Caesar's Camp is said to be the best example of a true Iron Age contour fort in the country. The defences follow every valley so strictly, that the resulting plan resembles an oak leaf - clearly visible as such in Google Earth. Despite the name it is in fact the site of an Iron Age hill fort built between 2500-2700 years ago.
The closest available parking is at The Look Out Discovery Centre, Nine Mile Ride, 51° 23.250'N 0° 44.400'W which is an excellent place from which to explore the many caches in this forest.The Site
Caesar's Camp occupies a natural spur of plateau gravel. A remarkable piece of engineering, constructed entirely by hand using basic tools, the hill fort covers an area of 7.2 hectares and is surrounded by a ditch. This ditch is almost a mile long, and was dug entirely by hand, with the waste material collected to form a bank on the inside.
There have been no major excavations of the hill fort, but English Heritage did a geophysical survey and small scale sample excavations which sadly revealed very little. The obvious use of a hill fort is as a defensive location, but it is possible that it could have been a market place or a religious or political centre. While the actual arrangement of buildings on the site is unknown, work on other sites has given us a good idea of what they would have looked like. Iron Age houses consisted of a circle of timber posts spaced 1-2m apart which supported rafters for the roof. The walls were made of wattle covered in daub, and perhaps lime-washed. The roof was probably thatched. Square or rectangular structures built with four posts would have been used as animal pens, granaries and sheds.Recent Management
The remnants of the hill fort, the banks and ditches, have suffered from erosion by natural and human actions. Until recently, the interior of the hill fort was covered by a conifer plantation and the bank and ditch by deciduous trees. These prevented grass from growing on the site, which acts as a better protective barrier to erosion than other vegetation. Recent management work has sought to alleviate these problems through the thinning of trees and sowing of grass. The interior of the fort has also been cleared of trees, so that its full extent can now be seen, and sown with heathland plants, which used to cover the site according to drawings made during military exercises in the late eighteenth century. Since then, Berkshire has lost 97% of its heathland which has led to declining numbers in the plant and animal species it supports.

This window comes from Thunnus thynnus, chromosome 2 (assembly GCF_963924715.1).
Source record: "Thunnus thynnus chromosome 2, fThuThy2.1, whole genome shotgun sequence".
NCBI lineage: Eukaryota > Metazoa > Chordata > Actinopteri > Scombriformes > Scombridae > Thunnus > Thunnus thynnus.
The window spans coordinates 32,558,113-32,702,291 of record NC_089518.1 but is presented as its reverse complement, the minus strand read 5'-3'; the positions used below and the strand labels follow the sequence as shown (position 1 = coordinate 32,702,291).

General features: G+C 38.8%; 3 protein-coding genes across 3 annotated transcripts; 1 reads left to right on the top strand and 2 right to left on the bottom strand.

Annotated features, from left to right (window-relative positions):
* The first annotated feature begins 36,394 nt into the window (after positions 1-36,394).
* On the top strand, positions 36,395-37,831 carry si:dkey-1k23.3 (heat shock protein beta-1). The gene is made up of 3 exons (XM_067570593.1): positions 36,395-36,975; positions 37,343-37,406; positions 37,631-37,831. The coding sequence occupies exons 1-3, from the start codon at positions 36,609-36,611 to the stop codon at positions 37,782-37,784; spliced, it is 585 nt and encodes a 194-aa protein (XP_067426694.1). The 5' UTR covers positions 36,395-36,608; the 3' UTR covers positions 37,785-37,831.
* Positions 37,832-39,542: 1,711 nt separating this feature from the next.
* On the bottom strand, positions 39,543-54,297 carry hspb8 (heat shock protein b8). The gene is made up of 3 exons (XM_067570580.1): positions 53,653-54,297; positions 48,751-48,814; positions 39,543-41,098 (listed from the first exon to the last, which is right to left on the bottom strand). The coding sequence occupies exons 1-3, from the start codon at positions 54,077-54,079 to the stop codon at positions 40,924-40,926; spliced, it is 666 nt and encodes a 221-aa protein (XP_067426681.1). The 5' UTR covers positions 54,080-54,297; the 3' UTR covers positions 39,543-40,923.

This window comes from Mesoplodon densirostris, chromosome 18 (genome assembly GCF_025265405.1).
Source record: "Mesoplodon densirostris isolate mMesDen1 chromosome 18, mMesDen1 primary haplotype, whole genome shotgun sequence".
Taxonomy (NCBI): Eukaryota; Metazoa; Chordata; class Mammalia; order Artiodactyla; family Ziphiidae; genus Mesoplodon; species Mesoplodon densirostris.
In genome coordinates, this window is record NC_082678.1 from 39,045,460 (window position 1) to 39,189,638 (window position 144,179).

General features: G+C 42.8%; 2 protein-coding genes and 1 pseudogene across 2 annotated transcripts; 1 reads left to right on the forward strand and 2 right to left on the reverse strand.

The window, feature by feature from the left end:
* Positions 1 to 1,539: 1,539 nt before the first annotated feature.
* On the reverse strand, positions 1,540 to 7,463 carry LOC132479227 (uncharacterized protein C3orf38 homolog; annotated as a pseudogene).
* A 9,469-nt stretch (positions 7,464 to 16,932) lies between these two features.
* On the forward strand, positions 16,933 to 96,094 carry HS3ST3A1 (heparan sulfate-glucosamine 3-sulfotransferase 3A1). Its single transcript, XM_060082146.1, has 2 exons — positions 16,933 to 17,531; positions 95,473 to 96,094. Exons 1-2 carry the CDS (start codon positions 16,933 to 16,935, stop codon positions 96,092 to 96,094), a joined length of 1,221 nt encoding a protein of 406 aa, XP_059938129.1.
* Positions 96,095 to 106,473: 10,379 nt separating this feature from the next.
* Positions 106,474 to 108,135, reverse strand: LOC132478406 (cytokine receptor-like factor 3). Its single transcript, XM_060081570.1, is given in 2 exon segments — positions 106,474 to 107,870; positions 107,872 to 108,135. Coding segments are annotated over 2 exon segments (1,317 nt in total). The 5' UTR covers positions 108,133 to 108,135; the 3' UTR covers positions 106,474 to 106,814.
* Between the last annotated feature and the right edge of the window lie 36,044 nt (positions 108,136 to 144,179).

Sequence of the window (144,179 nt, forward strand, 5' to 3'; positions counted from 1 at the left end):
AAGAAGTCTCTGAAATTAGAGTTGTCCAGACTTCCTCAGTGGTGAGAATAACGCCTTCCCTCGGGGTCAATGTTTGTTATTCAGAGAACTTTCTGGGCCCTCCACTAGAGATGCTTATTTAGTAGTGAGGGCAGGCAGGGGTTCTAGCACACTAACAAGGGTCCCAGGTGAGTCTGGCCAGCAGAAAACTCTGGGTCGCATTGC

The work to protect Caesar’s Camp will benefit not simply the archaeology of the site, but also the ecology and environment. The heathland being restored on the interior of the fort will benefit rare ground-nesting heathland birds, such as Woodlarks, Nightjars and Dartford Warblers. To this end, please avoid bringing dogs into the site if you can, or else keep them on a lead at all times.
Please note that the hill fort is legally protected, and it is an offence to use metal detectors upon it or damage it in any way.The Cache
The idea of the cache is to take you on a nice circular walk along the perimiter earthworks. Unfortunately the original highly informative information boards have been replaced with much poorer ones in different places and the cache has been reworked to allow most of the original route to be followed.
At the start coordinates, best approached from the East, you will find the perimeter fence and an information board describing the East Entracnce to the fort that lies in front of you. From this you need to establish the following:
1 - Iron Age society in the A
th Century BC was essentially agricultural.
Then head from the original East Entrance to the present one at 51° 23.127'N 0° 45.487'W and enter the site.
From here there is a footpath straight into the middle of the fort, however, you appreciate the scale of the fortification much more if you climb up onto the ramparts to the right and proceed anticlockwise.
Shortly after you enter the site you will pass close to Navicache N000D7
After the Navicache, look for a fire hydrant marker at 51° 23.(A+1)(A-10)'N 0° 45.(A-6)(A+6)'W
. From this note:
2 - The number in the top of the H as B
3 - The number in the bottom of the H as C
Continue on your way along the ramparts then deviate to find a pipeline marker at 51° 23.C(A+A+B)'N 0° 45.(B-8)(C+4)(C+3)'W
. From this note:
4 - The reference PDEF
SU(grid reference) CP0GH
Continue your walk anticlockwise around the ramparts. The cache can then be found at:51° 2G.(E+1)D(G+1) 'N 0° 45.(H-G)(F-G)(H-C) 'W
As the Navicache is a large container suitable for many swaps, this cache is a small cylinder micro - please bring a pencil. Don't forget to note the confirmation code on the label inside the cache.
When you have found this cache, the third and final Caesar's Camp cache can be found outside the perimeter fence OpenCache OK0099